Institute for War and Peace Reporting | Giving Voice, Driving Change
Milosevic Linked to Srebrenica Massacre
Slobodan Milosevic had a hand in the Srebrenica massacre in July 1995, Europe's worst atrocity since World War II, according to a copy of an official Bosnian Serb document which IWPR has obtained.
Up to now, it had been widely assumed that by the summer of 1995 Serbia had cut off ties with the Bosnian Serb leadership and that the former's forces had not taken part in the Srebrenica operation.
The document, dated July 10, 1995, is an order from Bosnian Serb minister of interior Tomislav Kovac instructing his subordinates to move a unit that included members of Serbia's interior ministry police, MUP, which were fighting around Sarajevo, to eastern Bosnia to participate in the Srebrenica operation.
Under the Serbian constitution, the president of Serbia, a post that Milosevic held at the time, is directly responsible for the actions taken by his republic's police force.
The document is expected to have a profound effect not only on the outcome of Milosevic's trial, but also on the genocide case the Bosnian government has filed against the former Yugoslavia before the International Court of Justice, because it links the former Serbian leader and his police force directly to the worst atrocities committed during the war in Bosnia.
Whether Milosevic knew that his police were sent to participate in the attack on the town is unclear. If he did, then the document will play a key role in proving genocide charges. If he didn't, it will still provide important evidence of crimes against humanity. For the former, intent has to be established; for the latter responsibility is enough.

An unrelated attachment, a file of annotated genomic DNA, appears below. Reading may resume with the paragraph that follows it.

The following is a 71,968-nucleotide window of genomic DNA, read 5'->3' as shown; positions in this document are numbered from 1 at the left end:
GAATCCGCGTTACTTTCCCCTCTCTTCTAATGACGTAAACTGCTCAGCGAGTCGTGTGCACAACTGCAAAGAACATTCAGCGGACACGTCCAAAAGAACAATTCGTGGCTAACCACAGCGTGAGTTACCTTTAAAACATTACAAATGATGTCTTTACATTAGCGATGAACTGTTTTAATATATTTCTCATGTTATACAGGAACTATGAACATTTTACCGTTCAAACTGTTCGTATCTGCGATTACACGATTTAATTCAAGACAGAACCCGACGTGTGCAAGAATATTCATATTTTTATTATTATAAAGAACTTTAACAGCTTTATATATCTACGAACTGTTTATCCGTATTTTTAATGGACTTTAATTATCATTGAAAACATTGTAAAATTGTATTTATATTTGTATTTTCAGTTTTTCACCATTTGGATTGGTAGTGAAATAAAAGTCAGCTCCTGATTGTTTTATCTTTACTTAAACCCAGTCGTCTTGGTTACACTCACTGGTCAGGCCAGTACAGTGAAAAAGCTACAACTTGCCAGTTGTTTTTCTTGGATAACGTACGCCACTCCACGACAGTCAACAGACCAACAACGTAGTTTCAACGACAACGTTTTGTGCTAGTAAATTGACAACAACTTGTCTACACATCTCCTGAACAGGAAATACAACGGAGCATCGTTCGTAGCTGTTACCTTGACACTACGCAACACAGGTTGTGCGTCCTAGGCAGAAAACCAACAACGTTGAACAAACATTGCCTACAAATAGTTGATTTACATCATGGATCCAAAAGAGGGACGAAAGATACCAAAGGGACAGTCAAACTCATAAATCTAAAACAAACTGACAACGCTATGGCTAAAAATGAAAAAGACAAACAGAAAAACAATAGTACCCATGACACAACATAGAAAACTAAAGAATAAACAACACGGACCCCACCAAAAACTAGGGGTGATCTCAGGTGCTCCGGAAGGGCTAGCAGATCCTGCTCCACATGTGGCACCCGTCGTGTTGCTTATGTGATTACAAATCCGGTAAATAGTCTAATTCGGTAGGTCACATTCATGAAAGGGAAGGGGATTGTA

"It sounds like a document which supports the position on the Bosnian case against Serbia and Montenegro with regard to Srebrenica would be very useful," said Phon Van Den Biesen, one of the lawyers representing the Bosnian government in its genocide case against Serbia and Montenegro.
A six-year, 6 million US dollar investigation by the Dutch government's Institute for War Documentation concluded in a 7,000-page report last April found no evidence linking the Belgrade government to the Srebrenica massacre.
However, the document IWPR obtained clearly shows that members of Serbia's MUP were operating out of the key Bosnian Serb military stronghold of Trnovo, just outside of Sarajevo, and that they were transferred to Srebrenica and placed under the command of Bosnian Serb police colonel Ljubomir Borovcanin.
At the time the order was issued, Colonel Borovcanin was deputy commander of the Bosnian Serb special police brigade, based in the northwestern town of Banja Luka. The order instructed him to take charge of a special force - which included members of Serbia's MUP - to crush resistance in Srebrenica.
Borovcanin was ordered to go to Bratunac, a village close to Srebrenica, and report to Bosnian Serb army general Radislav Krstic by noon on July 11. Krstic was chief of staff, and from July 13 overall commander of the Drina corps which controlled troops in the area and which the tribunal accuses for war crimes.